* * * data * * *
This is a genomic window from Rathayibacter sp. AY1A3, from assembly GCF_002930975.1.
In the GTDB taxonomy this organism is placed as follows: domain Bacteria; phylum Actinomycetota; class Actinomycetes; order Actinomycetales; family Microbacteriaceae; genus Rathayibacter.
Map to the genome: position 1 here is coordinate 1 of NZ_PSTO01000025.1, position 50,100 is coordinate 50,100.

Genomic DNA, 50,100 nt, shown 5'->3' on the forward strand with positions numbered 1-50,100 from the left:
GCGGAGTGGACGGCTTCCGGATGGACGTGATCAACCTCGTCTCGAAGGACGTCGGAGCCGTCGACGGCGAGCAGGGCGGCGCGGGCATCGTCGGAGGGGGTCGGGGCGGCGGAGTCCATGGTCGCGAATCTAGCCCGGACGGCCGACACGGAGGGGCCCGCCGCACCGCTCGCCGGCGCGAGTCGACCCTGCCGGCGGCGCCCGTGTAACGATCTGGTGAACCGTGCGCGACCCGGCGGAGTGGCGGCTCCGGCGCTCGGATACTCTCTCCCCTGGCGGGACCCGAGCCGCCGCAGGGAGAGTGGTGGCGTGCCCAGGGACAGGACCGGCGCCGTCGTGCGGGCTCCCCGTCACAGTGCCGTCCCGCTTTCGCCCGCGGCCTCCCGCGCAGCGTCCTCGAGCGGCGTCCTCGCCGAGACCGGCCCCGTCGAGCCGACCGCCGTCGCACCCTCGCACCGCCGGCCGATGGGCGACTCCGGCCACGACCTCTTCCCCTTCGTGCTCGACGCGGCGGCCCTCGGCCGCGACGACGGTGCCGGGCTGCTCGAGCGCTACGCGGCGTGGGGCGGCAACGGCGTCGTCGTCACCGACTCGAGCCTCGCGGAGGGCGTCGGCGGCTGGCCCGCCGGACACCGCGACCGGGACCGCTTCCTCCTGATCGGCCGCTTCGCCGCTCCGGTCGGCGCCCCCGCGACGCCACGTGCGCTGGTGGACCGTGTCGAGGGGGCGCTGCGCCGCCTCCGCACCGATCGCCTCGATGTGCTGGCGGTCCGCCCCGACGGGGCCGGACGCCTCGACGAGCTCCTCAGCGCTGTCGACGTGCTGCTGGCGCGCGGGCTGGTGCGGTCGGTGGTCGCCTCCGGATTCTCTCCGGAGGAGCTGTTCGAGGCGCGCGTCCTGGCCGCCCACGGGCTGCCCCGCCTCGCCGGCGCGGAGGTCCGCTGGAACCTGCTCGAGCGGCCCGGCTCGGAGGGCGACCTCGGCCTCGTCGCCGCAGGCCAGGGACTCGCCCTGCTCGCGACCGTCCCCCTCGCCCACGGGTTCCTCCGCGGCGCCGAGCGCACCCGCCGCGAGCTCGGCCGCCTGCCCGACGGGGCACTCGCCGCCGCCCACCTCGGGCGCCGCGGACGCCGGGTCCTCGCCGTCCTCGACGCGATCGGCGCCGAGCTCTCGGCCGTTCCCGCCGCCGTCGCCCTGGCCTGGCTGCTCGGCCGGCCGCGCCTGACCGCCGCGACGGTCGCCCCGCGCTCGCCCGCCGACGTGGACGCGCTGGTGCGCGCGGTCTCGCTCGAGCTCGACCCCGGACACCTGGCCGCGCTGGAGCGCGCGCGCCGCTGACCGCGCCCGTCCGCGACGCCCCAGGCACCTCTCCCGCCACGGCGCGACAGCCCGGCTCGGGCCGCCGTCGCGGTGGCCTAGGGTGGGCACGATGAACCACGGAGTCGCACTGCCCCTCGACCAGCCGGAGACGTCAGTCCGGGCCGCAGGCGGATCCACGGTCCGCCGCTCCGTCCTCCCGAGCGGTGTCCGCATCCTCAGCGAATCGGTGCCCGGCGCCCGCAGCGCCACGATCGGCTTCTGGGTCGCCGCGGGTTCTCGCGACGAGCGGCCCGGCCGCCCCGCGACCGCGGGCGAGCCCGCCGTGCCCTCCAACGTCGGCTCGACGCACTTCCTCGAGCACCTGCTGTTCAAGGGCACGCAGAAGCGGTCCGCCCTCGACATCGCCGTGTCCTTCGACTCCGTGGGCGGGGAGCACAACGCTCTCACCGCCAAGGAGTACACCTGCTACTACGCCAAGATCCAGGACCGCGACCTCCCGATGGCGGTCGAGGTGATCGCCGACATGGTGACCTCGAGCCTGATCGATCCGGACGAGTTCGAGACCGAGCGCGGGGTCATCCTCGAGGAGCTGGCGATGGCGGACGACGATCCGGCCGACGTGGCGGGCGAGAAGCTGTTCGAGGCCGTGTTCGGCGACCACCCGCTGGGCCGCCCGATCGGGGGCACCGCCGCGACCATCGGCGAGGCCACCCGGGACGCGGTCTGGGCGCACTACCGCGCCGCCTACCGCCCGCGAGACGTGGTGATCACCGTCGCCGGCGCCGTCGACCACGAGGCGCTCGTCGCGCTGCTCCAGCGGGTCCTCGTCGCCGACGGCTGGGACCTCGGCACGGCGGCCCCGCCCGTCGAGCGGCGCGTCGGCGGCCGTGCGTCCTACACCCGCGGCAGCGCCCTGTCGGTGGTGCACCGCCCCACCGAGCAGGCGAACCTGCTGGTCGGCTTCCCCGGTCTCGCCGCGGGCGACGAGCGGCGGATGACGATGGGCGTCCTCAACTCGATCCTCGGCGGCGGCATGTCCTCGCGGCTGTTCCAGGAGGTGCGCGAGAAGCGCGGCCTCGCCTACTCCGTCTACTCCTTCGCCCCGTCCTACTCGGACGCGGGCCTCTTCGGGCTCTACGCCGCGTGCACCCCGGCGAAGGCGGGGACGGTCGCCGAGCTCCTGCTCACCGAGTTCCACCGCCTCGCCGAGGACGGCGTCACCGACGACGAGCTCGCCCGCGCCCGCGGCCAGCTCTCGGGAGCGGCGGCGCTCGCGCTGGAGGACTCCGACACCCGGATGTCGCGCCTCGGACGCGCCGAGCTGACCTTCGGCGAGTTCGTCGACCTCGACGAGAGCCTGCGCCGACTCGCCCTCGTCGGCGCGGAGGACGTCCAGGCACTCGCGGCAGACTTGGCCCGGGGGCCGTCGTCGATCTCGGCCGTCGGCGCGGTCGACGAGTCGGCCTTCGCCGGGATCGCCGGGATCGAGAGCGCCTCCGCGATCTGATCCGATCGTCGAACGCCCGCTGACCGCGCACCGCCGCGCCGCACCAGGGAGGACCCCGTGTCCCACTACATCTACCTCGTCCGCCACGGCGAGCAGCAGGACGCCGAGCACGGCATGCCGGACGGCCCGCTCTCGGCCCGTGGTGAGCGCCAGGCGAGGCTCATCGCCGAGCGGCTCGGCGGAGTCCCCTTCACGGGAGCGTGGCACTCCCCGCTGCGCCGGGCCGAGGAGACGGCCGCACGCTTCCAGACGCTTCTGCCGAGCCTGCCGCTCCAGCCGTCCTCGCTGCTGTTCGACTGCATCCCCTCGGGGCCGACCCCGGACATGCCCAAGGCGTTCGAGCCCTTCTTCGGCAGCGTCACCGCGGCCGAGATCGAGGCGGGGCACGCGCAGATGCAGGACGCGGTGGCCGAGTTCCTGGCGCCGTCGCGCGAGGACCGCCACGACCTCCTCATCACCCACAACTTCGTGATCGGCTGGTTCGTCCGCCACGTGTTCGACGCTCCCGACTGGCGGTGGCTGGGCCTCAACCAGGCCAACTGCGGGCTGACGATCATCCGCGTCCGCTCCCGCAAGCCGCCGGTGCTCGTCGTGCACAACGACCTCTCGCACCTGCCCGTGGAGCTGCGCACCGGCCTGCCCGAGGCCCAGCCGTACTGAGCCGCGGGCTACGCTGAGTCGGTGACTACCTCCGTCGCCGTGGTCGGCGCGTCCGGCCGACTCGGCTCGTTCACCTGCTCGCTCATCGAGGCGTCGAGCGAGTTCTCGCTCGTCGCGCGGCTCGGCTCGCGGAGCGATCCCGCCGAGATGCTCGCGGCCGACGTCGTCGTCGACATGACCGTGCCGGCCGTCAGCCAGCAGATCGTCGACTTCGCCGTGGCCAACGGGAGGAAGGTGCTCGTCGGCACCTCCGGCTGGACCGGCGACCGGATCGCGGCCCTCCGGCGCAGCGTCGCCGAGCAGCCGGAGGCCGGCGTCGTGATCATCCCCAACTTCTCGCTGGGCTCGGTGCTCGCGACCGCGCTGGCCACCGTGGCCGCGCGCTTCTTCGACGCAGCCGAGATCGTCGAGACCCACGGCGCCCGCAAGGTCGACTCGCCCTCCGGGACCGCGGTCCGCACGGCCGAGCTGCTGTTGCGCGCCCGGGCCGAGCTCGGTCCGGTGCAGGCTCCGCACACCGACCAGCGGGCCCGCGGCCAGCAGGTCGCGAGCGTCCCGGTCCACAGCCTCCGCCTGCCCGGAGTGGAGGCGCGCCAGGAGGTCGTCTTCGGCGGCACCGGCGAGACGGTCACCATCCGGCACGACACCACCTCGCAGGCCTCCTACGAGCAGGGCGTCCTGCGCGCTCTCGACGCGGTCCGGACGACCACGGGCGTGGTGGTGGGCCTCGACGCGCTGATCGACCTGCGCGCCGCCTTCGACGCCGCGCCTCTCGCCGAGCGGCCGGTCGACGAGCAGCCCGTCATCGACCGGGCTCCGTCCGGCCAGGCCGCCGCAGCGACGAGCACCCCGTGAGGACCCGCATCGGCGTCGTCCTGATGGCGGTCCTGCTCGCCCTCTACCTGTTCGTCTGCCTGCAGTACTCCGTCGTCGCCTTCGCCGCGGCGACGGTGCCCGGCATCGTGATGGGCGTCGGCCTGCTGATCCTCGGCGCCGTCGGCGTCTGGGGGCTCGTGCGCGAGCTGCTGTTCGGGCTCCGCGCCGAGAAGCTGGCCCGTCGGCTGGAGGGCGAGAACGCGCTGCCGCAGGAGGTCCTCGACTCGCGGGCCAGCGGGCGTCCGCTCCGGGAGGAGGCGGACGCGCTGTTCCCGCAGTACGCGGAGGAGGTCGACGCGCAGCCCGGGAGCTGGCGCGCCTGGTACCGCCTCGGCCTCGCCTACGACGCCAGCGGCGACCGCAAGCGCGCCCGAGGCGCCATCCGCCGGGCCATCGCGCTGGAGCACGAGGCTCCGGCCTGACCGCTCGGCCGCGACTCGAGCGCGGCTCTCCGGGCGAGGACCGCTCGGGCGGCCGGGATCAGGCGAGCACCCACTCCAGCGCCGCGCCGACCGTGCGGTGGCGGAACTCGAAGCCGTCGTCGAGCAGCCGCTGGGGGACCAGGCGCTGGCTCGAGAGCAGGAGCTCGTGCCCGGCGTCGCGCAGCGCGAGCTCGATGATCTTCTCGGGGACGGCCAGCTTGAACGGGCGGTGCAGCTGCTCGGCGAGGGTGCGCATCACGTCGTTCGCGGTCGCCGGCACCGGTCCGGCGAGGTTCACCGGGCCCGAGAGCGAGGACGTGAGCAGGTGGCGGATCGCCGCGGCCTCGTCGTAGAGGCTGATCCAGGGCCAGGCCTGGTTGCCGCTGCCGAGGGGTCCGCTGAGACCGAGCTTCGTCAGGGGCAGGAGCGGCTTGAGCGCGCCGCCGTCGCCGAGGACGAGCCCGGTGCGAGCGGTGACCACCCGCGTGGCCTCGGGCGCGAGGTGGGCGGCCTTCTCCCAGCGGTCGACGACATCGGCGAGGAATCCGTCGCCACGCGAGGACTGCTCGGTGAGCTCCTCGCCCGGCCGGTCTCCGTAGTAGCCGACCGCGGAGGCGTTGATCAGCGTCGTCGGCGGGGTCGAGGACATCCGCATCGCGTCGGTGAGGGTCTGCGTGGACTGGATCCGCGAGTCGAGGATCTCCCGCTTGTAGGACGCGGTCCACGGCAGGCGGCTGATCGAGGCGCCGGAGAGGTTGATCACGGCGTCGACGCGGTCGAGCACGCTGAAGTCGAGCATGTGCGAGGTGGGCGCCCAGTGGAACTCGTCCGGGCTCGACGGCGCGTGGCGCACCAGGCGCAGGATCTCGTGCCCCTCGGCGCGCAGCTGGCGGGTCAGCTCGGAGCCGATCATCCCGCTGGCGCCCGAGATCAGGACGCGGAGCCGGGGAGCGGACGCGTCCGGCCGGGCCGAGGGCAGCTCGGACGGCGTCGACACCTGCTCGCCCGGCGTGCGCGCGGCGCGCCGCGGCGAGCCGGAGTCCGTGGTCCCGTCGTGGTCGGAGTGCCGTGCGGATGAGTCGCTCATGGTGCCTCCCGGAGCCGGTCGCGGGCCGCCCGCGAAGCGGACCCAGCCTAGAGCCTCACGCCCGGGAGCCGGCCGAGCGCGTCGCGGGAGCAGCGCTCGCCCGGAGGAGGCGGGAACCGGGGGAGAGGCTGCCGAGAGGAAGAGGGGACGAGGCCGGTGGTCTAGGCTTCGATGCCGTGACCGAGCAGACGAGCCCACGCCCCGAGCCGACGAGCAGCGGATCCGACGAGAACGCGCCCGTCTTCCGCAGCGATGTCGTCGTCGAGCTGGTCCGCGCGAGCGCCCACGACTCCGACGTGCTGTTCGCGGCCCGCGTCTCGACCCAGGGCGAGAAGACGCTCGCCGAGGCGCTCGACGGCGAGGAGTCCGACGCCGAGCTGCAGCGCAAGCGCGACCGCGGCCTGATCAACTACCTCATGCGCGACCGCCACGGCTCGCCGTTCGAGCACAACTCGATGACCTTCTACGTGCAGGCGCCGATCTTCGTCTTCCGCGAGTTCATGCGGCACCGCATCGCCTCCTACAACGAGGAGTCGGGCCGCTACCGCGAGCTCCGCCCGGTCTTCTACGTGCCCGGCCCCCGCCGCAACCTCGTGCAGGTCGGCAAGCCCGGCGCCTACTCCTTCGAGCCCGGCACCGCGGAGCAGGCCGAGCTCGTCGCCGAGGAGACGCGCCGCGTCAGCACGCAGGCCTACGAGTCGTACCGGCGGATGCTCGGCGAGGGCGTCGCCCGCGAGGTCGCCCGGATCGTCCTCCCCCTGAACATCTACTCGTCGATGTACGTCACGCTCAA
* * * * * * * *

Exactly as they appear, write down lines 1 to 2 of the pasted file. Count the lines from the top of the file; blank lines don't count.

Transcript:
This is a genomic window from Rathayibacter sp. AY1A3, from assembly GCF_002930975.1.
In the GTDB taxonomy this organism is placed as follows: domain Bacteria; phylum Actinomycetota; class Actinomycetes; order Actinomycetales; family Microbacteriaceae; genus Rathayibacter.